The overcrowded prisons and their squalid conditions are mostly secluded from public view. Charges of judicial inefficiency, corruption and political cronyism are to most people here little more than a blur of headlines.

But any Venezuelan who visits the central criminal court building here cannot help but recognize the signs of crisis in the country's legal system. Judges, clerks and lawyers are packed into tiny work spaces bereft of modern equipment and swamped with chaotic piles of briefs and records.

The courthouse elevators are broken, the water system only supplies the ground floor, and rats gnaw the evidence of forgotten cases. "You look at this and you begin to see what is happening," says Judge Luis Manuel Palis. "We don't have good facilities, we don't have good services, we don't have good procedures -- and so we don't have a good record."

Caracas' courts are in fact only the most visible example of the mounting impediments to justice here. Despite 26 years of centrist rule by democratically elected governments and abundant oil riches, Venezuela has allowed its courts and prisons to deteriorate so greatly that some critics describe them as systematic abusers of human rights.

The roots of the trouble are common to much of Latin America. Years of neglect and underfunding have left Venezuelan judges with poor salaries and unmanageable case loads and led to severe overcrowding in deteriorating prisons. An anachronistic legal code has compounded delays and inefficiency.

While other governments can blame their problems on lack of resources, the ills of Venezuela's system are a particularly startling example of how its leadership has neglected basic institutions and services amid massive spending of oil revenues on development in the last decade.

Due to sometimes staggering delays in trials, more than 75 percent of the 24,000 persons in national prisons never have been convicted of a crime. Many have been held for more than a year on sometimes minor criminal charges, and investigators have discovered cases of prisoners waiting up to 14 years for trial.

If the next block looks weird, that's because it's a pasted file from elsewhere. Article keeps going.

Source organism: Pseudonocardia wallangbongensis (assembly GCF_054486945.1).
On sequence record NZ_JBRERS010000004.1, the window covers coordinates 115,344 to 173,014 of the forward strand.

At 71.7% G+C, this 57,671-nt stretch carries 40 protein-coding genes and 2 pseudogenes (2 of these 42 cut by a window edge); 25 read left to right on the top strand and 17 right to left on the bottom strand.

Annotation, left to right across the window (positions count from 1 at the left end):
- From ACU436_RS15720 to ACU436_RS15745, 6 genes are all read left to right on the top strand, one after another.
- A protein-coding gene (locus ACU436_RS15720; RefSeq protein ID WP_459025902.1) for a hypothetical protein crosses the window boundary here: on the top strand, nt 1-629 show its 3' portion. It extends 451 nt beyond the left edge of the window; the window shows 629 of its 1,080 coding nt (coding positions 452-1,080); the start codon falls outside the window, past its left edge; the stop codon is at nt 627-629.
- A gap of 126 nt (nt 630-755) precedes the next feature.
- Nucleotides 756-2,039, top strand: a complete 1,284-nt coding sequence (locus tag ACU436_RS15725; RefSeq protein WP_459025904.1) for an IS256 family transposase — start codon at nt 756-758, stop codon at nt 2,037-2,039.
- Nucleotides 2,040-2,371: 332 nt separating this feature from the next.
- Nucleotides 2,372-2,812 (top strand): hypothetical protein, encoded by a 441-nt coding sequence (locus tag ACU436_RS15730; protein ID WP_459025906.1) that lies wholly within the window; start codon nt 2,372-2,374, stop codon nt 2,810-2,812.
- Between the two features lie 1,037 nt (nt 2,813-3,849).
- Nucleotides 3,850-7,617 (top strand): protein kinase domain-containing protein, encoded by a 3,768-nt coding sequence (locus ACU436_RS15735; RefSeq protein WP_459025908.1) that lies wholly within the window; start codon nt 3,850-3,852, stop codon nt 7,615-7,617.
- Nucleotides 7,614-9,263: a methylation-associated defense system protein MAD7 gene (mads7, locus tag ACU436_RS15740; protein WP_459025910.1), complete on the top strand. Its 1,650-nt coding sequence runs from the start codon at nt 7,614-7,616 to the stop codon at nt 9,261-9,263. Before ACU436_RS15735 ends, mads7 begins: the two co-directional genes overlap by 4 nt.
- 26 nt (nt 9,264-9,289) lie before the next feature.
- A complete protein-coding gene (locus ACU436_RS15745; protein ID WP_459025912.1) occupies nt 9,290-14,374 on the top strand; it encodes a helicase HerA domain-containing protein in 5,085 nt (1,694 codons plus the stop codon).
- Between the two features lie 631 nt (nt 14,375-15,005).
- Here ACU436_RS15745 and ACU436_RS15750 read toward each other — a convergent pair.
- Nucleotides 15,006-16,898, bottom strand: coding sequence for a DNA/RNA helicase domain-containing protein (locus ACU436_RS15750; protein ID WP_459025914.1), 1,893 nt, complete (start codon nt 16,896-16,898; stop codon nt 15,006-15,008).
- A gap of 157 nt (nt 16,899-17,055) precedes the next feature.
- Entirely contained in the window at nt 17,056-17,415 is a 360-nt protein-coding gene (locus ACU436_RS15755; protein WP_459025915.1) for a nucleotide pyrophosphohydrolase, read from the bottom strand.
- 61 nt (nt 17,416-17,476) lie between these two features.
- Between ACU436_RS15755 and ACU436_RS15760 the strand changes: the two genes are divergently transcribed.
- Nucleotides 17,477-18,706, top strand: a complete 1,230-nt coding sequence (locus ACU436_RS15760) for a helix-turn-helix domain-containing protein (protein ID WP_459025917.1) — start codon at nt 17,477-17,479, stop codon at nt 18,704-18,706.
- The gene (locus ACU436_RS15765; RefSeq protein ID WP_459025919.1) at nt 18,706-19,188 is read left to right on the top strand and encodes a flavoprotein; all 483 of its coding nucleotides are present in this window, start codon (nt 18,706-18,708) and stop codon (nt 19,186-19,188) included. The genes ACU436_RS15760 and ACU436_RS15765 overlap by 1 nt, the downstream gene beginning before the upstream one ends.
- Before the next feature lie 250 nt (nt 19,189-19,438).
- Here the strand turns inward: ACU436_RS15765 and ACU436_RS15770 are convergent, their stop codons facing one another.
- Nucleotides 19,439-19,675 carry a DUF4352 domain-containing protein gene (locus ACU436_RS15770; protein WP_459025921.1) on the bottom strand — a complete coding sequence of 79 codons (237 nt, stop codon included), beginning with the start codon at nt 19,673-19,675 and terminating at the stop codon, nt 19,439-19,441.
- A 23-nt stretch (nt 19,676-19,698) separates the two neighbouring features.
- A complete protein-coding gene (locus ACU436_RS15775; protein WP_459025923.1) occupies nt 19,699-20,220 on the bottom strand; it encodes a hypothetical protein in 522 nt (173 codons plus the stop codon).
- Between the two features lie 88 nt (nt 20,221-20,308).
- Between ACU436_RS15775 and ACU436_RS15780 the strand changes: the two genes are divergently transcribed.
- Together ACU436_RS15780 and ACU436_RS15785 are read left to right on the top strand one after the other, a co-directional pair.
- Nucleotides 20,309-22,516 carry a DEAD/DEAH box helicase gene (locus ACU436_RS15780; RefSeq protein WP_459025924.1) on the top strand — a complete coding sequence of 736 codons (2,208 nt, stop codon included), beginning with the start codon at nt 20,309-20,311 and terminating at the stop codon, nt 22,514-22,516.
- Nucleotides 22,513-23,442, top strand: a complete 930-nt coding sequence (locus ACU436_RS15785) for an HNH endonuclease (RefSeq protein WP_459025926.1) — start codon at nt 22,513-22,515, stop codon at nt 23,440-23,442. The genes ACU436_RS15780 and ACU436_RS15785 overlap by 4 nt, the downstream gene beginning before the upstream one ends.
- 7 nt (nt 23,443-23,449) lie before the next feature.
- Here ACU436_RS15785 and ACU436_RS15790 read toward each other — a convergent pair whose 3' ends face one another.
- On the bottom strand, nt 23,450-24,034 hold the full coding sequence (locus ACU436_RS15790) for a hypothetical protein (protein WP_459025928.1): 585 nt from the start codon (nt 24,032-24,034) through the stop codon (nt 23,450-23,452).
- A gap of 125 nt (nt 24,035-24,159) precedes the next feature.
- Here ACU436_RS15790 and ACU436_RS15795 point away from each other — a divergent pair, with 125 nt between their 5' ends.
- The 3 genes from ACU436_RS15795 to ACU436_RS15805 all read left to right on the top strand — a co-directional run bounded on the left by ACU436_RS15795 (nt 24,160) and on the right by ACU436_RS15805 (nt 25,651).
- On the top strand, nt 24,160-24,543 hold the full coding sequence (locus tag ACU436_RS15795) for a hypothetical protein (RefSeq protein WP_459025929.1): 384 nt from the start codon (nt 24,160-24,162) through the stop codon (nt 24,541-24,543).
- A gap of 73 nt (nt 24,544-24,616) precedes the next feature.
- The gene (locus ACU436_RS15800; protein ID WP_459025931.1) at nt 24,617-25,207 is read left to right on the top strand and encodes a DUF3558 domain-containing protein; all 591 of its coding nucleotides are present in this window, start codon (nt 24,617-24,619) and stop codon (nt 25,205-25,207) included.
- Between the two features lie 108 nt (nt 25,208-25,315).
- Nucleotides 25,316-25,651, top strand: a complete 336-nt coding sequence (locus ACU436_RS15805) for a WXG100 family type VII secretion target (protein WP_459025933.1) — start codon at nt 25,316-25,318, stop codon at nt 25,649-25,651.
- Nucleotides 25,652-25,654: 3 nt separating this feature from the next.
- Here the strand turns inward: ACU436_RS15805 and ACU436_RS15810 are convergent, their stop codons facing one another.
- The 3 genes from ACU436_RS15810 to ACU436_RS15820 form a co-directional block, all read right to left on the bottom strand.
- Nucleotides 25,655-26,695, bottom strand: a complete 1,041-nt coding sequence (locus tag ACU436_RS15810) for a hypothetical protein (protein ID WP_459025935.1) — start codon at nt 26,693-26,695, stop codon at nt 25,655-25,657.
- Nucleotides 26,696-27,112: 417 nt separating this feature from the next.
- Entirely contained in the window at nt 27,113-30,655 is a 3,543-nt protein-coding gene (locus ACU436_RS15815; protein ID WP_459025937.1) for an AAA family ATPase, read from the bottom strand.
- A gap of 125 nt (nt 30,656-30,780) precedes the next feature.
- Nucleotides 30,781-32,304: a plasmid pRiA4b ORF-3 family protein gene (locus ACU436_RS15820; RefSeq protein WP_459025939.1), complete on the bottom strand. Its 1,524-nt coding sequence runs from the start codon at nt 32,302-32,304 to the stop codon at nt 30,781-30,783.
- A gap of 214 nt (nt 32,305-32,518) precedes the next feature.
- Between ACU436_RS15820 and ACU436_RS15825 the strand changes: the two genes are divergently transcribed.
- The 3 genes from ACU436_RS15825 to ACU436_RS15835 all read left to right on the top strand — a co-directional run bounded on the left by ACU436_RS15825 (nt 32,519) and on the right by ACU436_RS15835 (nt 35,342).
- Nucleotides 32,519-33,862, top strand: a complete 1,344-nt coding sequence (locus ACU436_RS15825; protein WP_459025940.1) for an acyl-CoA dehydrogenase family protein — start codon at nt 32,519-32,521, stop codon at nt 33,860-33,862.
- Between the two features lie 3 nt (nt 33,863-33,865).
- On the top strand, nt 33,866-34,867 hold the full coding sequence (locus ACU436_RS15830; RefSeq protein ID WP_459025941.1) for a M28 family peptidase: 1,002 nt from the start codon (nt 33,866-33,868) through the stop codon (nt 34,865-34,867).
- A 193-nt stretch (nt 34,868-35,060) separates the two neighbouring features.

In the prisons, work and vocational programs and in some cases, basic health and sanitary services have collapsed under the pressure of crowding and budget cuts, and drug and influence trafficking reportedly are widespread.

Meanwhile, the recent dismissal by judges of several major political scandal cases has provoked a spate of publicity over alleged corruption and political manipulation in the courts. "The corruption and bad administration has arrived at such a point that no one in Venezuela believes in justice anymore," said Rodolfo Schmidt, the editor of the newspaper El Diario de Caracas. "That is a real threat to the system."

Following weeks of editorial campaigning by El Diario and other media, the problems with justice have recently been seized by opposition parties as a major issue in a political off-year. Congressional committees have begun investigating the prisons and courts, reform proposals have proliferated, and the nine-month-old government of President Jaime Lusinchi has taken action.

Justice Minister Jose Manzo Gonzalez has established a commission to reform the legal code, appropriated funds for new prisons and pressed for the appointment of new judges. "What is happening is that the judicial process is very slow," he said in an interview. "The number of judges is insufficient and we have to admit that we have corruption among a certain sector of judges. But we are taking action."